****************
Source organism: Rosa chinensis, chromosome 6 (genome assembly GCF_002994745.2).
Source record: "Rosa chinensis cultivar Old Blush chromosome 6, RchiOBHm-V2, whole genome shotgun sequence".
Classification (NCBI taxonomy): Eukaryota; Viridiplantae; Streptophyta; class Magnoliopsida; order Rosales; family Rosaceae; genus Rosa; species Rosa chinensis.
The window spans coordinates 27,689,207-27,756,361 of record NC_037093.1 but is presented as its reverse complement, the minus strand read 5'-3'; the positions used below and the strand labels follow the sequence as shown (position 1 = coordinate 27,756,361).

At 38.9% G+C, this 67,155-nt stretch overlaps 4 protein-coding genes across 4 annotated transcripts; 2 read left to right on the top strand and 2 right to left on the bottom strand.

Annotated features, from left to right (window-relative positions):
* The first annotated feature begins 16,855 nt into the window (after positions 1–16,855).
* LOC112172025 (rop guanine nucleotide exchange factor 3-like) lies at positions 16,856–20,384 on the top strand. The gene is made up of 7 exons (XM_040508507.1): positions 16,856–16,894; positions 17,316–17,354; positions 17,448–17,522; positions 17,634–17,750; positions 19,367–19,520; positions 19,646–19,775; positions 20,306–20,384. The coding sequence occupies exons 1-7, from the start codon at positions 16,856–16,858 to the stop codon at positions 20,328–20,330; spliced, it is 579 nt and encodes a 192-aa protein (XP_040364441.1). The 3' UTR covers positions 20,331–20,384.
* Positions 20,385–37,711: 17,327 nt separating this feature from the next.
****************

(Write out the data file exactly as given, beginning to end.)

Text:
Source organism: Rosa chinensis, chromosome 6 (genome assembly GCF_002994745.2).
Source record: "Rosa chinensis cultivar Old Blush chromosome 6, RchiOBHm-V2, whole genome shotgun sequence".
Classification (NCBI taxonomy): Eukaryota; Viridiplantae; Streptophyta; class Magnoliopsida; order Rosales; family Rosaceae; genus Rosa; species Rosa chinensis.
The window spans coordinates 27,689,207-27,756,361 of record NC_037093.1 but is presented as its reverse complement, the minus strand read 5'-3'; the positions used below and the strand labels follow the sequence as shown (position 1 = coordinate 27,756,361).

At 38.9% G+C, this 67,155-nt stretch overlaps 4 protein-coding genes across 4 annotated transcripts; 2 read left to right on the top strand and 2 right to left on the bottom strand.

Annotated features, from left to right (window-relative positions):
* The first annotated feature begins 16,855 nt into the window (after positions 1–16,855).
* LOC112172025 (rop guanine nucleotide exchange factor 3-like) lies at positions 16,856–20,384 on the top strand. The gene is made up of 7 exons (XM_040508507.1): positions 16,856–16,894; positions 17,316–17,354; positions 17,448–17,522; positions 17,634–17,750; positions 19,367–19,520; positions 19,646–19,775; positions 20,306–20,384. The coding sequence occupies exons 1-7, from the start codon at positions 16,856–16,858 to the stop codon at positions 20,328–20,330; spliced, it is 579 nt and encodes a 192-aa protein (XP_040364441.1). The 3' UTR covers positions 20,331–20,384.
* Positions 20,385–37,711: 17,327 nt separating this feature from the next.